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  • J Felix

Quieting the Anxious Mind

Updated: Feb 28

A beginner sits to meditate for the first time. After some minutes, the mind becomes restless. Their guide instructed the group to empty the mind, but one notices the mind is disquieted and busy. "This cant be right." Tension arises. The sitter feels something is wrong and reasons from emotion: "If I feel bad, I must be doing something wrong. I feel bad. Therefore, I must be doing something wrong." The anxiety grows. The breathing pattern changes. The breath becomes shallow. The heart rate increases. Fear comes. They resist. Their guide reminds them to reorient attention back to the breath. The sitter notices that s/he is hyperventilating. The body becomes even more tense. The pull of the thought torrent is fierce. Meditation was recommended for anxiety. It was supposed to help, but the sitter is more anxious. The session ends. The sitter debates whether to ever meditate again.


This is not an uncommon occurrence. The story underscores the importance of both proper form and guidance. When a beginner comes to a class or workshop, I welcome both the individual and all of the parts that brought them to the center: the broken part seeking wholeness, the anxiety, the apprehension, the courageous part that feels apprehensive but goes anyway, the curiosity eager to explore, the one who suffers and the one who desires to be free of that suffering.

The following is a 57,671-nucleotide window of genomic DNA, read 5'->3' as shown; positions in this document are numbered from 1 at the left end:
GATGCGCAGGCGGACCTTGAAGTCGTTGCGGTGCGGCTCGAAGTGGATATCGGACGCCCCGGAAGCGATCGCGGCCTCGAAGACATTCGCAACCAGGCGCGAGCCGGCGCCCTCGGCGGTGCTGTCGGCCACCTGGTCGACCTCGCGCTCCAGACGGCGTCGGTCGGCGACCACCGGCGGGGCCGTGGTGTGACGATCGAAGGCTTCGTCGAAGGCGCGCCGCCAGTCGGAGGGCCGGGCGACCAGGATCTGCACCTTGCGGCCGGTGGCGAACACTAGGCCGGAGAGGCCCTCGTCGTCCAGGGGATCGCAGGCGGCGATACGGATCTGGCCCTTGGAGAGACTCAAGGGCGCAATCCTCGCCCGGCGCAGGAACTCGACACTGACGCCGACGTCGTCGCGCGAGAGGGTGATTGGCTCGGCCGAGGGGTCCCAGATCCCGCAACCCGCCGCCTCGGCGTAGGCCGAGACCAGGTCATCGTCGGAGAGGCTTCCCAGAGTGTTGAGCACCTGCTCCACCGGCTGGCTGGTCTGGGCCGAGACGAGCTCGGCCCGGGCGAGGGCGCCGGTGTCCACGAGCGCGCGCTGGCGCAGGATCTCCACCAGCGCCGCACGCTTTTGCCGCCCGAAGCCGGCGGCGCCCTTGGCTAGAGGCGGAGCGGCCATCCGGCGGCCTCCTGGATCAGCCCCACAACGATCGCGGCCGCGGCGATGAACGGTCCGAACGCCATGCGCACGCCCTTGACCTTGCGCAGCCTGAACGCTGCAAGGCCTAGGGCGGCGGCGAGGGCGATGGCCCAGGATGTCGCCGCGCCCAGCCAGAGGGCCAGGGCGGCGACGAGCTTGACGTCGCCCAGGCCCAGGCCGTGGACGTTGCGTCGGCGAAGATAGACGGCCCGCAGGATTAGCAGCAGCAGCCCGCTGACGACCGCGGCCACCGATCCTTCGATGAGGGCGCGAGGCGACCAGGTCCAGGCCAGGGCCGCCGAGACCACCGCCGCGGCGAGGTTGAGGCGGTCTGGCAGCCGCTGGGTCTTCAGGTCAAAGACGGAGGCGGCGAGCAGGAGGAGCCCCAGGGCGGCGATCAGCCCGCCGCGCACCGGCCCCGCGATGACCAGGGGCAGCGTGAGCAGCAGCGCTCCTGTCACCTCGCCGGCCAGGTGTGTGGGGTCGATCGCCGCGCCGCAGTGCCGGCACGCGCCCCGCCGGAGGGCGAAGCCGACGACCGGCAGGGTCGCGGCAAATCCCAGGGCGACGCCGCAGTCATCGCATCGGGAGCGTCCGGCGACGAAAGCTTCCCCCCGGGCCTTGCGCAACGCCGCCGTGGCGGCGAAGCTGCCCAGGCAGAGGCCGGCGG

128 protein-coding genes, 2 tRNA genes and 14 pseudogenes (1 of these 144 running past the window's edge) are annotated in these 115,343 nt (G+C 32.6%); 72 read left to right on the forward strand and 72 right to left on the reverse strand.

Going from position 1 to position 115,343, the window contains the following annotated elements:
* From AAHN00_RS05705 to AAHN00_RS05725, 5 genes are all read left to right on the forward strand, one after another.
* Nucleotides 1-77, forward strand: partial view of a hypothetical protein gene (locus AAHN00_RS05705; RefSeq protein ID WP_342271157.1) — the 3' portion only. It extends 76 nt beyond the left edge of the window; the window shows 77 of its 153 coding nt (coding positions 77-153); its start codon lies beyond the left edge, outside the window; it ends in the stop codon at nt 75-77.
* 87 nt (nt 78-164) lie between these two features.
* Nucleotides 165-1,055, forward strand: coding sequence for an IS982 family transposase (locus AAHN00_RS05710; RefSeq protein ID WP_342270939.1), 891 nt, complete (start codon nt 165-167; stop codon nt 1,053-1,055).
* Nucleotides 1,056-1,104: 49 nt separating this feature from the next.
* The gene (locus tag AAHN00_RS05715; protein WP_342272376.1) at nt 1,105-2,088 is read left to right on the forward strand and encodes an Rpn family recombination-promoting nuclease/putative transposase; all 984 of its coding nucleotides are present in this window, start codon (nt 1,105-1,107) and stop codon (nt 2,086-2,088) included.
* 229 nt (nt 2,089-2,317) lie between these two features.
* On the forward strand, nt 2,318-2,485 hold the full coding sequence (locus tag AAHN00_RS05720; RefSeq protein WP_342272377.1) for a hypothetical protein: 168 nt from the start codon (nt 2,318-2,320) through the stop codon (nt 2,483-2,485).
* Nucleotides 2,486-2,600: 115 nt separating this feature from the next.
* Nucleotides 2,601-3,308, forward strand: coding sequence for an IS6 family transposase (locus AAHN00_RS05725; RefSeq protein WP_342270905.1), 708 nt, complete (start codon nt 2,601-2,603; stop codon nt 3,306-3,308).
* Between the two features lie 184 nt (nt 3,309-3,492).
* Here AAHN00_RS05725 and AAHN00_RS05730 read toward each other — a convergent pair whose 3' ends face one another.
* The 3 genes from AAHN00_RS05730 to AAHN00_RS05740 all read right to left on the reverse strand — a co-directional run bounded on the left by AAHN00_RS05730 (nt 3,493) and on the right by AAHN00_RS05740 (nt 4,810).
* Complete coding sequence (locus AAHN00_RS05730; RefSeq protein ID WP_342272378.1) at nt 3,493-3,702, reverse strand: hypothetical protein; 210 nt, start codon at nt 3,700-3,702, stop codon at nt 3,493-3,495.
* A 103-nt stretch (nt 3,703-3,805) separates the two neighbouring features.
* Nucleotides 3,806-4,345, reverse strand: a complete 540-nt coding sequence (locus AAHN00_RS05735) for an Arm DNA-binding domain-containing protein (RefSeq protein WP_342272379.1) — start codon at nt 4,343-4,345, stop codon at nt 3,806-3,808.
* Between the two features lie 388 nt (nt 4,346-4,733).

I usually begin with caveats. Meditation is not for everyone and is not recommended for people with a history of psychosis or for those who suffer from schizophrenia, seizures, multiple personality disorders, or bipolar disorder. Those with moderate to severe depression or anxiety and those with a history of trauma should exercise care. Many psychological afflictions have complex biological causes.


With the caveats out of the way, I share the neuroscience of attentional regulation. The talks are dispassionate, clinical. By understanding how the brain works, we can approach our practice with the curiosity and objectivity of a scientist. We observe non-judgmentally. With openness, we can experiment. We can isolate variables and may be able to replicate findings. But we do not bias the the mind with expectations or seek this or that outcome. Our expectations will invalidate the process. The science helps us approach meditation with a right attitude. If the mind is restless or anxious, we make a mental note of the fact. We don't take it personally. This distance is very useful for the beginning meditator.


During a focused meditation session, it is common to cycle through 5 intervals:


1. Sustained attention